On Monday, Pentagon spokesman John Kirby said U.S. troop commanders have the authority to leave the Kabul airport in Afghanistan on a “case-by-case basis” to find and bring U.S. citizens back to the airport who are unable to get through the various crowds and Taliban checkpoints in the way.
Kirby acknowledged during a Pentagon press briefing that the U.S. military has used helicopters in at least two instances, to extract Americans and bring them to the airport.
One reporter said, “We know about the chinooks last Thursday at the (inaudible) hotel, have there have been additional cases since then? Can you tell us any details about that?”
Kirby replied, “There has been at least one additional incident — instance where rotary airlift was used to help Americans get from outside the airport into the airport.”
During the press briefings, Kirby offered few specifics about the rescue efforts that have taken place outside the Kabul airport so far.
Kirby did tell the Times of Israel that on Thursday, three Army helicopters picked up 169 Americans near a hotel outside the U.S. military perimeter at the Hamid Karzai International Airport in Kabul and flew them onto the airfield.
The Times of Israel also reported the second helicopter-based evacuation by U.S. troops took place on Monday and saw 16 U.S. citizens evacuated.
News of these evacuations outside the Kabul airport come after Defense Secretary Lloyd Austin said last Wednesday, “We don’t have the capability to go out and collect large numbers of people” outside the airport perimeter. Austin said, “The forces that we have are focused on security at the airfield. I don’t want to detract from that.”
By Thursday, several Republican lawmakers called on President Joe Biden to authorize U.S. troops to leave the Kabul airport and provide safe passage for U.S. citizens unable or afraid to reach the Kabul airport on their own.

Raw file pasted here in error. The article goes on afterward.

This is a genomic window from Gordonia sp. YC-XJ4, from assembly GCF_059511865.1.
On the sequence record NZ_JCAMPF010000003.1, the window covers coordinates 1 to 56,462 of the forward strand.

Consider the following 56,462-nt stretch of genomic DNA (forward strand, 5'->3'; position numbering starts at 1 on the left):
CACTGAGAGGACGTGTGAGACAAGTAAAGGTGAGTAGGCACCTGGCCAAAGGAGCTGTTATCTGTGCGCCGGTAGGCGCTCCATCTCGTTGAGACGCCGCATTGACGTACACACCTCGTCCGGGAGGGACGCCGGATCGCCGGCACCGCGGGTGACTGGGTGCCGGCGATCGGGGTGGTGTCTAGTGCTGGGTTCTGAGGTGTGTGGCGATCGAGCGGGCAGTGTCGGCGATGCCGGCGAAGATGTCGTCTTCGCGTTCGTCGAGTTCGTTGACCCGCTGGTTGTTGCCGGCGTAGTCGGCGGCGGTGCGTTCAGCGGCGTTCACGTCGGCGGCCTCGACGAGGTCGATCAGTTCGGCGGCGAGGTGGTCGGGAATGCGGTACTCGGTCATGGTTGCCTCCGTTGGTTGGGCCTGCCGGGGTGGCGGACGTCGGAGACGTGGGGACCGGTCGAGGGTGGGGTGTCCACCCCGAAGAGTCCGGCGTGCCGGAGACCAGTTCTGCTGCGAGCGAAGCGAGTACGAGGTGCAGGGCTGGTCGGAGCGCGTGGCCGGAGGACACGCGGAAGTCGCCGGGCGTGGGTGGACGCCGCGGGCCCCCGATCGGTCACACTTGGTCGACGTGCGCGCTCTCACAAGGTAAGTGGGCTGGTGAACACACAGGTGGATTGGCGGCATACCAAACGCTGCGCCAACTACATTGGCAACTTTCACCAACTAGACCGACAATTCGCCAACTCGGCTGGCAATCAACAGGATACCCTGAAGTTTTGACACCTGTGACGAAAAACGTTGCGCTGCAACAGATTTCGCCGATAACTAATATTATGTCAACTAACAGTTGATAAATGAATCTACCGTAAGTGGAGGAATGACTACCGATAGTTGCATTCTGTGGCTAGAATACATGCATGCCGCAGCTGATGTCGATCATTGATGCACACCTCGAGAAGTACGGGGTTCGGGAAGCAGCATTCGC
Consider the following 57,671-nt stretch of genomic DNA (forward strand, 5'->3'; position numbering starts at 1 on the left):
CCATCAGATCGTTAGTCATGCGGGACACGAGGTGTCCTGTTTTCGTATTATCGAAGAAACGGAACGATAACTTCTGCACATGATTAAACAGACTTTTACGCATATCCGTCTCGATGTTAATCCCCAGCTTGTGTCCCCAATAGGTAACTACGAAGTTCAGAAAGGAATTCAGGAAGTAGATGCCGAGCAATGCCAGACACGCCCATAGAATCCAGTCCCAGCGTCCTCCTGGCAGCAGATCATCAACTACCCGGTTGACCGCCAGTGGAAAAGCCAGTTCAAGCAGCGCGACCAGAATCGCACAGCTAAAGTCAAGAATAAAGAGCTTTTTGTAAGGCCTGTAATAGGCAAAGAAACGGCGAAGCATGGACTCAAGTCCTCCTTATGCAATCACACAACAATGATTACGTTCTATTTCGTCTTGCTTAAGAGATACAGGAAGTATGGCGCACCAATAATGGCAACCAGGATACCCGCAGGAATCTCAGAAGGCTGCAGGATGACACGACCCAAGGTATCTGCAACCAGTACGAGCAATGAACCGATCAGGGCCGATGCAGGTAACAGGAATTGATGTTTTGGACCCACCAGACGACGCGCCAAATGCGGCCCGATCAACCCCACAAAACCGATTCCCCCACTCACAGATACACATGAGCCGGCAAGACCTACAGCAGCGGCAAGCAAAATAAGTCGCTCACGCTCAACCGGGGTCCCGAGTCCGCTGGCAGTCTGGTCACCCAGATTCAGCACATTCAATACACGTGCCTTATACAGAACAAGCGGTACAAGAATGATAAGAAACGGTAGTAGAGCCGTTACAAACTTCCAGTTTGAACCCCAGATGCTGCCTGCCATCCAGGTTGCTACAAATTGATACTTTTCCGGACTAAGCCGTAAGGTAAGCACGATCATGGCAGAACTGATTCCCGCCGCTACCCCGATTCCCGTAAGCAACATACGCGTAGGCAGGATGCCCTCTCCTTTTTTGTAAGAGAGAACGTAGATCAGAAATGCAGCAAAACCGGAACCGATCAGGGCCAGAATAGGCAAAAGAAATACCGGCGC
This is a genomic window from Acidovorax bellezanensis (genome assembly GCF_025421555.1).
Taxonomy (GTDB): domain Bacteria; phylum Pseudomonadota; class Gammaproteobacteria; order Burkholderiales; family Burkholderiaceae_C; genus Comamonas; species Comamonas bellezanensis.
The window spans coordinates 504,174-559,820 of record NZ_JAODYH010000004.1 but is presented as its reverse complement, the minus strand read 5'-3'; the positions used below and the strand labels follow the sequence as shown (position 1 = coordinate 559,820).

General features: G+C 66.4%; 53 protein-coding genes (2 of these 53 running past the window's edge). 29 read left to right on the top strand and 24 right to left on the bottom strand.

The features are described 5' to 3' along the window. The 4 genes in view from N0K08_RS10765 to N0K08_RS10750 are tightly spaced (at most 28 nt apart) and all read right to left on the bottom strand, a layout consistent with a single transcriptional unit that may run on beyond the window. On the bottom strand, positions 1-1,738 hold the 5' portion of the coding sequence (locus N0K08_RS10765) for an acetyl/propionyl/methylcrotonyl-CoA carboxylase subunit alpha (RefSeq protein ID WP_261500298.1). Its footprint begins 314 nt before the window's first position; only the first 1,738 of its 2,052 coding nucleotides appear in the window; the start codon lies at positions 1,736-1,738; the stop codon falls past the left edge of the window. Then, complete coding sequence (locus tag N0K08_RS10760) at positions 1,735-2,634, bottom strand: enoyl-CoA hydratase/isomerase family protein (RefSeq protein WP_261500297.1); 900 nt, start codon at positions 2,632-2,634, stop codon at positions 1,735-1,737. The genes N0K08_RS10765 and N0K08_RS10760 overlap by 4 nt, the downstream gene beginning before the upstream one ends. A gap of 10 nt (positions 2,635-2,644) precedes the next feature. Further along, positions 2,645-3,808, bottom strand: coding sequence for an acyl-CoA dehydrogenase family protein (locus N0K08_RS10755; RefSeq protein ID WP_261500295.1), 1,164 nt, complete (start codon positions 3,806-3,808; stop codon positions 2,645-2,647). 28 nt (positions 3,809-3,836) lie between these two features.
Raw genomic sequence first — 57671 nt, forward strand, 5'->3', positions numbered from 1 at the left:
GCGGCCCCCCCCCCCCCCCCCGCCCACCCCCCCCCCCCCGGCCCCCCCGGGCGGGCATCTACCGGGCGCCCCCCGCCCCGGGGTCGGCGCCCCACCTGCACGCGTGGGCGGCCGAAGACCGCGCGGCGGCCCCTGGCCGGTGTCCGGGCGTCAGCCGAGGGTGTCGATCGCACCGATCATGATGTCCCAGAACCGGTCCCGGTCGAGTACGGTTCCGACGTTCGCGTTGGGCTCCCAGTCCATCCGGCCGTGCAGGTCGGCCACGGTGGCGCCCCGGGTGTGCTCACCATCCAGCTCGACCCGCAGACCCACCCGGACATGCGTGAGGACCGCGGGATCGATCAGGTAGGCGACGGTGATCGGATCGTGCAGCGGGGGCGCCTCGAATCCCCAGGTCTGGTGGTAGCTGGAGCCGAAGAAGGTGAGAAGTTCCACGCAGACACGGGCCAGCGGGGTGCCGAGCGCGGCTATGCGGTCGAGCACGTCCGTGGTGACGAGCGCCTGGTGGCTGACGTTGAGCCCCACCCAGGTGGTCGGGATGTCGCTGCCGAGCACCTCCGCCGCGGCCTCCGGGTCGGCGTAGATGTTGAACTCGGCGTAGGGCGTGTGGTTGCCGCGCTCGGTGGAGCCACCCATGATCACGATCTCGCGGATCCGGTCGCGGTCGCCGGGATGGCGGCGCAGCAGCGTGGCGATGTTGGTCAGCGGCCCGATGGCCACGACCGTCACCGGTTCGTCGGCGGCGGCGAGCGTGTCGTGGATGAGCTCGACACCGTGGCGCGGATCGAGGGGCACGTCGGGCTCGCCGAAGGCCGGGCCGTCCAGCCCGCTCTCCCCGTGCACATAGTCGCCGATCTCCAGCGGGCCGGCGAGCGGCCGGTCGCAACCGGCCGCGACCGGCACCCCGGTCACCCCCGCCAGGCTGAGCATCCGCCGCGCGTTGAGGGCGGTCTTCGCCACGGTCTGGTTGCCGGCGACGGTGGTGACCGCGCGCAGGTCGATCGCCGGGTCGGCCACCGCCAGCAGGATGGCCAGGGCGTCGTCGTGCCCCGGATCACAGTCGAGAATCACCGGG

During a Thursday interview, Fox News’ Bret Baier asked Kirby about reports of British troops rescuing their own citizens in Afghanistan and why U.S. troops could not carry out similar operations. Kirby responded, “We have not seen any great impediments to the safe passage that the Taliban have agreed to facilitate. Americans are getting through those checkpoints, and they are getting on to the base, on the airfield, and they are being flown out of Kabul. I won’t speak to potential future operations that may or may not be conducted.”
By Monday, Kirby’s position on sending troops to retrieve trapped Americans had changed.
“On occasion, as needed, our commanders have the authority that they need to use their assets and their forces to help assist Americans who need to get to the airport, get to the airport on a case-by-case basis,” Kirby told reporters on Monday. “I don’t want to leave you with the idea that we’re somehow patrolling the streets of Kabul, but on occasion, where there’s a need and there’s a capability to meet that need, our commanders on the ground are doing what they feel they need to do to help Americans reach the airport.”
The effort to evacuate Americans faces a potentially dangerous deadline next week. While Biden has suggested U.S. troops could continue evacuation efforts beyond August 31 — the timeline he set in July for the end of the U.S. military mission in Afghanistan — the Taliban has warned that August 31 is a “red line” and “if the U.S. or U.K. were to seek additional time to continue evacuations – the answer is no. Or there would be consequences.”